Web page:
Dr. Michael Honeycutt, the top toxicologist in the state of Texas argued that the Environmental Protection Agency (EPA) shouldn’t tighten smog rules because there would be little to no health benefit.

“Ozone is an outdoor air pollutant because systems such as air conditioning remove it from indoor air,” he argues on a blog post on the TCEQ website. “Since most people spend more than 90 percent of their time indoors, we are rarely exposed to significant levels of ozone.”

I don’t even know where to start – so I’ll try to take it slow. The overwhelming majority of scientists argue that the EPA should tighten ozone restrictions. In 2008, the agency set the current ozone standard at 75 parts per billion (ppb). However, in June this year, the EPA’s Clean Air Scientific Advisory Committee (CASAC) somewhere between 60 and 70 ppb. A judge then ruled that the EPA has to draft a tighter smog rule by December, and the agency is expected to do so. However, Dr. Honeycutt, the head of the toxicology division of the Texas Commission on Environmental Quality (TCEQ) has a different opinion. He has joined Texas Republicans and others nationwide who firmly oppose imposing tighter rules on pollution.

Downtown Houston in October, 2008. The city has severe smog issues and new research suggests that pollution from fracking contributes significantly to the problem.

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He offers two main arguments – the first one being that ‘people already spend 90 percent of their time indoor’, so why bother reducing smog levels? Well, I’m not gonna bother and explain why that argument is flawed on so many levels, and instead, I’m gonna discuss the second argument. He claims that the slight increase in premature deaths that could result if ozone standards are lowered — due to the fact that lowering levels of nitrogen oxide can temporarily increase ozone levels because nitrogen also helps dissipate ozone. This is indeed true – or at least this is what the accepted models show; but that doesn’t mean that this is a good argument, because in the long run, lowering smog levels would definitely save lives. Elena Craft, a senior health scientist at the Environmental Defense Fund compared this situation to smokers who quit smoking, and have a higher risk of lung cancer right after quitting smoking.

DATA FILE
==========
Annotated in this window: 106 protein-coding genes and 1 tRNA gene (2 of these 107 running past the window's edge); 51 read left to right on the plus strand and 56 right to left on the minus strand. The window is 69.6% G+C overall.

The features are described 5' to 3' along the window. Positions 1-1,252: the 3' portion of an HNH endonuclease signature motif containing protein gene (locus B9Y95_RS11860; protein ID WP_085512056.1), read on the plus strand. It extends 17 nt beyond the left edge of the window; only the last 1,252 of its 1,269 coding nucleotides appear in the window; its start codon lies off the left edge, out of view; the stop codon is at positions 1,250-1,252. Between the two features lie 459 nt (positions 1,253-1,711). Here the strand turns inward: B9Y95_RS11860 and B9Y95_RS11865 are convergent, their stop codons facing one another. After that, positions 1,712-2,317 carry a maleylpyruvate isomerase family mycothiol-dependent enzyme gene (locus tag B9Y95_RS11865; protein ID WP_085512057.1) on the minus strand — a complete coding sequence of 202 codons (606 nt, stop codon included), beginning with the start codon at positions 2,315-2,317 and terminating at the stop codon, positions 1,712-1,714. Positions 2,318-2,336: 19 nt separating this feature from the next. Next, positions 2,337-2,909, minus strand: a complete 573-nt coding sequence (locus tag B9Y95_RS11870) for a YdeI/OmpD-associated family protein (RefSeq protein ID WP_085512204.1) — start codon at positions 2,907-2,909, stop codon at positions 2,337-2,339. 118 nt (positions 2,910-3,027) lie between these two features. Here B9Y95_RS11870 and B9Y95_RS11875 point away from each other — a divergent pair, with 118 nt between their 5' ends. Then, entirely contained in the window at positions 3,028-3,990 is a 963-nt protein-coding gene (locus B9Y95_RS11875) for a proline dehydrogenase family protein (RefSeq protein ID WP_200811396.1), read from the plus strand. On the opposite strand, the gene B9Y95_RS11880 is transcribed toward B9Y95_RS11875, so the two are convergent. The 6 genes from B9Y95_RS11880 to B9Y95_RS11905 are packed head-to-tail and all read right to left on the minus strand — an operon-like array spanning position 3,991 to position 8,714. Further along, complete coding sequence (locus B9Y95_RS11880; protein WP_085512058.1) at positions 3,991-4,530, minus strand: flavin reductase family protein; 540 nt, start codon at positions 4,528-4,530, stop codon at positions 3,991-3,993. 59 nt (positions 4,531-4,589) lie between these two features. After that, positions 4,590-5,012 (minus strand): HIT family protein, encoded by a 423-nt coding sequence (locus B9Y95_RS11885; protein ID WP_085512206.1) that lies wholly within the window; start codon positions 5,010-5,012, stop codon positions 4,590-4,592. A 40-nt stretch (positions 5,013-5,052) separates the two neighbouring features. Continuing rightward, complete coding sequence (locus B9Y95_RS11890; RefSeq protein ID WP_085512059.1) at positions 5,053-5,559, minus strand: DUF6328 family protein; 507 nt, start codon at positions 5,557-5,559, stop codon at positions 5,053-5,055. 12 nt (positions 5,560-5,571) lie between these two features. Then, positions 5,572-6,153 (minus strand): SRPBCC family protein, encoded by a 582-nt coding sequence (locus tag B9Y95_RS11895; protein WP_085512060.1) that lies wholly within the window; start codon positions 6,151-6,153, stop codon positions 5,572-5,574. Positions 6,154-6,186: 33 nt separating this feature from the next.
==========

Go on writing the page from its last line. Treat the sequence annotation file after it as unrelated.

“That doesn’t mean that you don’t quit smoking,” Craft said. The premature death prediction “does not mean pollution is good for you. It means that you need to double down on the efforts to reduce emissions in the air.”

A recent study suggests that the increasing activity in shale gas and oil drilling in the state of Texas has contributed significantly to an increase in ozone levels.